CCC’s Managing Director, Isabelle Faucher, looks forward to connecting with many industry stakeholders at these events!
The 10th Annual Canadian Waste to Resource Conference will be held in Toronto, October 8 to 10, 2019, in conjunction with the hugely successful Waste & Recycling Expo Canada.
The bi-annual Conference on Canadian Stewardship will be held November 5-7, 2019, at Parq Vancouver.
Editor in the field: From the factory floor to the MRF – in Quebec” featured in Recycling Product News
On August 15, I attended an event convened by Environment, Conservation and Parks Minister Jeff Yurek and his colleagues to announce the next steps related to the transition of Ontario’s Blue Box Program to full producer responsibility, from the current model under which municipalities and producers share the costs of the program.
The Carton Council of Canada applauds the Ontario Government’s steps “towards diverting waste, addressing plastic pollution and creating a new recycling economy that everyone can be proud of in Ontario.”[i] Last week’s announcement also provides much-needed certainty in terms of the timing of the transition.
According to the government’s announcement, Ontario will develop and consult on regulations to support the new producer responsibility framework for the Blue Box Program over the next year. Stewardship Ontario, which manages the current Blue Box Program, will submit a plan to the Resource Productivity and Recovery Authority by June 30, 2020. The first batch of municipalities to transition will do so by January 1, 2023, with transition to be completed by the end of 2025.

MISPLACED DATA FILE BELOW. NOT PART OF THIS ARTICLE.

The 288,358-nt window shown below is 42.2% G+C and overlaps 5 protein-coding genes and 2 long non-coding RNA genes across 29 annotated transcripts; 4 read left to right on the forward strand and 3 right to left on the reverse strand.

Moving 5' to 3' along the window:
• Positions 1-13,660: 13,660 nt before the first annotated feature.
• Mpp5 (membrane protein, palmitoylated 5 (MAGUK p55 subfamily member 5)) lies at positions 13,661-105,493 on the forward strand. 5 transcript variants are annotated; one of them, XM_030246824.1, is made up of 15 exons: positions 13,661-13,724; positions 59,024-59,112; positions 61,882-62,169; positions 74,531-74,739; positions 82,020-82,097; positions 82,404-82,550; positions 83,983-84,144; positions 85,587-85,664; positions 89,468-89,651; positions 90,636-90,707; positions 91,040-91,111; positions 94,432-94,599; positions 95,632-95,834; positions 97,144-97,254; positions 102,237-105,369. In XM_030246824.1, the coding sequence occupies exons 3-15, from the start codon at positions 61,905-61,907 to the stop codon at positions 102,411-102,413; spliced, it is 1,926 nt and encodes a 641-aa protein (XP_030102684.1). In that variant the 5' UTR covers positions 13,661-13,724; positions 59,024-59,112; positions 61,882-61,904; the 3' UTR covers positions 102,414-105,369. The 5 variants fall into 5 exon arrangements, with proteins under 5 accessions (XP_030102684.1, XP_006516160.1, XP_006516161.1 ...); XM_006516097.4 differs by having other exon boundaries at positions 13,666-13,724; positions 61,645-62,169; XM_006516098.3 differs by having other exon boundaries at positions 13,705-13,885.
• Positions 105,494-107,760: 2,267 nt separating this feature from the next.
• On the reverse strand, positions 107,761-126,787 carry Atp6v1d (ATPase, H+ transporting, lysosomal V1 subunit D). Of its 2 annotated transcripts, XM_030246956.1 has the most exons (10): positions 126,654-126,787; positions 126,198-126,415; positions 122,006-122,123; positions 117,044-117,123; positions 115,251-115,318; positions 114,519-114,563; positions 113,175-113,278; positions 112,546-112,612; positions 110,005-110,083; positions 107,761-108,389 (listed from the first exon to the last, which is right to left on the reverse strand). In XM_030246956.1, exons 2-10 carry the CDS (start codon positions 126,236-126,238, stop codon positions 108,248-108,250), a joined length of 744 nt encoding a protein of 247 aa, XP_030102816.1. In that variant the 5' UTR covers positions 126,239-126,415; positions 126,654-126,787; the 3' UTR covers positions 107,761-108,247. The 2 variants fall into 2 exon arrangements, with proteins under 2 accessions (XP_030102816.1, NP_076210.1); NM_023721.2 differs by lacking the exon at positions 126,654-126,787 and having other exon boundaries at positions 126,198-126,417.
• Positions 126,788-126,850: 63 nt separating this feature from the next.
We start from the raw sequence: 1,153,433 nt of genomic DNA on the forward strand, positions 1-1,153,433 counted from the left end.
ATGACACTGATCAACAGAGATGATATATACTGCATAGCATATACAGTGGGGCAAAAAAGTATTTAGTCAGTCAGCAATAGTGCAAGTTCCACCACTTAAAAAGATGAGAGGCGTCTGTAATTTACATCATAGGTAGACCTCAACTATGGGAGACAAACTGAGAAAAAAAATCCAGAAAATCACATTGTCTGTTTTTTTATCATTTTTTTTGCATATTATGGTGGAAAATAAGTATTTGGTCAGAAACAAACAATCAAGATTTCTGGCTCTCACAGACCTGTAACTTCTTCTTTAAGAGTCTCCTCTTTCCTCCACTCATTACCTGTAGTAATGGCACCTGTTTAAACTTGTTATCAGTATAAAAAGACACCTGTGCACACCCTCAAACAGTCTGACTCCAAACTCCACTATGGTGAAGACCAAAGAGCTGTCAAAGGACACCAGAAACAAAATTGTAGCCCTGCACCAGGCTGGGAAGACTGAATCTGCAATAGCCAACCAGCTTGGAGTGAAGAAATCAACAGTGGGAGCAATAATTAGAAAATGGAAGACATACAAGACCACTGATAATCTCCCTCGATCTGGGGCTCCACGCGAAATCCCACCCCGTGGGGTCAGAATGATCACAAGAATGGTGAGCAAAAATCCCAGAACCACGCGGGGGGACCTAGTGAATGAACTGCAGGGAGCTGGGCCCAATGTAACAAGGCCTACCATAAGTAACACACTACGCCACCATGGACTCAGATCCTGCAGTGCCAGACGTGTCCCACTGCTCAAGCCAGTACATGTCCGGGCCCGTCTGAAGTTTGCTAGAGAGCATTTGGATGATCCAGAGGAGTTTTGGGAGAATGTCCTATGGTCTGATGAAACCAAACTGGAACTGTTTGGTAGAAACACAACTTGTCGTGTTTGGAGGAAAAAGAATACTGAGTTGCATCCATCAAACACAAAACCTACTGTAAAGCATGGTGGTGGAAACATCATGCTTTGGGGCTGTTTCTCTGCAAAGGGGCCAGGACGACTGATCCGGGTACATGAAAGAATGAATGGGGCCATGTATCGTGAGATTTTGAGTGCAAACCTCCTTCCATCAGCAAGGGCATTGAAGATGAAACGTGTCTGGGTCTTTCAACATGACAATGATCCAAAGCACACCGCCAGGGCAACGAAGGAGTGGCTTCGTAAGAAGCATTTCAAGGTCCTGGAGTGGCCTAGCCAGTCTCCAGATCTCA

Carton Council Canada commends the leadership of industry and municipal representatives, whose collaborative approach and dedication to this file have ensured a productive outcome from the series of facilitated meetings and the report authored by Special Advisor David Lindsay, which paved the way for this announcement.
Of course, much work remains ahead, notably with the drafting of the Blue Box regulations, which will define the transition process as well as the parameters and requirements of the new program. But if the past few months are any indication of the future, then I would say we are off to a promising start.
CCC looks forward to continuing its engagement as consultations kick off this fall and as we collectively take this defining next step on the road to transitioning the Blue Box program.
A few weeks ago, I was invited to participate as a judge in The Great Carton Search, a Carton Council of Canada-sponsored SARCAN initiative to encourage schools in Saskatchewan to share stories about the success of their school’s beverage container recycling program, with a focus on cartons.
According to SARCAN, schools across Saskatchewan do an amazing job recycling beverage containers, helping return 85 per cent of the containers sold in the province! However, only 50 per cent of the cartons sold make it in to a SARCAN depot for recycling.
The great Carton Search encouraged schools in the provinces to go in search of these missing cartons – and win prizes for their school in the process.
As a judge, I was most impressed by the dedication of the participating schools. The winning class from Regina Huda School visited the classrooms in their school every day, and faithfully cleaned and collected their beverage containers. Once a week, their teacher, Michelle Sandomirsky, brought the containers to the local SARCAN depot. Together, they tracked the amount and type of recycling as well as the money they raised throughout the year, now totaling more than $1,700 for their school!